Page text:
Background on Estimating Future Asset Values

Nontechnical Background Information

We can observe the current prices of assets (commodities like gold or wheat, or financial assets like stocks) from transactions that are taking place every instant in markets all over the world. But the public and policymakers often need to make decisions that depend on what’s going to happen to asset prices in the future. For a large number of assets, we use prices from option markets to estimate the chance or probability of future changes in that asset’s price. Thus, on this web page we provide estimates of the probability of a 20% increase in the S&P 500 over the coming year, or the probability of a 20% fall in the dollar value of the euro over the next six months.

To be more precise, we provide estimates of what economists call risk-neutral probabilities. We do so because the Federal Reserve Bank of Minneapolis has concluded that the economic policymakers will typically find risk-neutral probabilities useful in their decision-making. Most importantly, the risk-neutral probability accounts for how valuable resources will be in the future relative to today. For example, suppose we find that the risk-neutral probability of a 20% fall in real estate prices is larger than the risk-neutral probability of a 20% increase in real estate prices. We can conclude that market participants’ current valuation of resources in the former “large decline” case is higher than their current valuation of resources in the latter “large increase” case. Policymakers can best compare current economic costs against future economic benefits (or vice versa) if they make use of this kind of information about the current valuation of future resources. For convenience, we refer to risk-neutral probabilities as market-based probabilities or market probabilities to describe the estimates in our reporting.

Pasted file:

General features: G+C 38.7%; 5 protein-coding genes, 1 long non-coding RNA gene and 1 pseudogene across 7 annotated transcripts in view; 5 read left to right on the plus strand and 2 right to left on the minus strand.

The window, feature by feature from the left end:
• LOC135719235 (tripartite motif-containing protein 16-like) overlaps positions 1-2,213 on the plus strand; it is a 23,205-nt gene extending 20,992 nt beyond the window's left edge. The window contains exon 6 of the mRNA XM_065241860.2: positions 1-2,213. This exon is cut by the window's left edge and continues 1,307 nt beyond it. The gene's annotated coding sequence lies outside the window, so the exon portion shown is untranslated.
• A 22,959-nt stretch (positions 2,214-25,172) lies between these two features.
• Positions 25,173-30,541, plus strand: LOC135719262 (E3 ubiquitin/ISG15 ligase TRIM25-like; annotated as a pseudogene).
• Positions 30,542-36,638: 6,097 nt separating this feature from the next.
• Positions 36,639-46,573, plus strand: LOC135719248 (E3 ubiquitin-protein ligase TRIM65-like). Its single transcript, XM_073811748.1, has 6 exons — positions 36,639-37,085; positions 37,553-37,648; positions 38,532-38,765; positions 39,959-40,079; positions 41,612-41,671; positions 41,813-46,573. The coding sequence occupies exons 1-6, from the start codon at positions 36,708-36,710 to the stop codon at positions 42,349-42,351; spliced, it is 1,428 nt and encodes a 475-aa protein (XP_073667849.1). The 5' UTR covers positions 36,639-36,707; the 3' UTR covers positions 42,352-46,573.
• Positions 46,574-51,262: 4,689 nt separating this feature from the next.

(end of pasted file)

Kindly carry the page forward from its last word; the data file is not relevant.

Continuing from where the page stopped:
More Technical Information:

Definitions of Statistics Used in MPD Analysis


Mean = ~\mu~ = ~\int xf(x)dx~ = ~E(x)~

Standard deviation = ~\sigma~ = ~\sqrt{x^2f(x)dx - \mu^2}~ = ~E[(x-\mu)^2]~

Skew = ~\frac{E[(x-\mu)^3]}{\sigma^3}~

Kurtosis = ~\frac{E[(x-\mu)^4]}{\sigma^4}~

Methodology for Estimating Market Probability Density Functions

How the Minneapolis Fed estimates Market Probability Density Functions [PDF]

Research/Analysis/Speeches

Optimal Outlooks
Narayana Kocherlakota
New York, New York, September 20, 2013

Optimal Outlooks - Executive Summary
Narayana Kocherlakota
Ann Arbor, Michigan, June 8, 2012

Optimal Outlooks - Executive Summary
Narayana Kocherlakota
Minneapolis, Minnesota, June 3, 2012



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Narayana Kocherlakota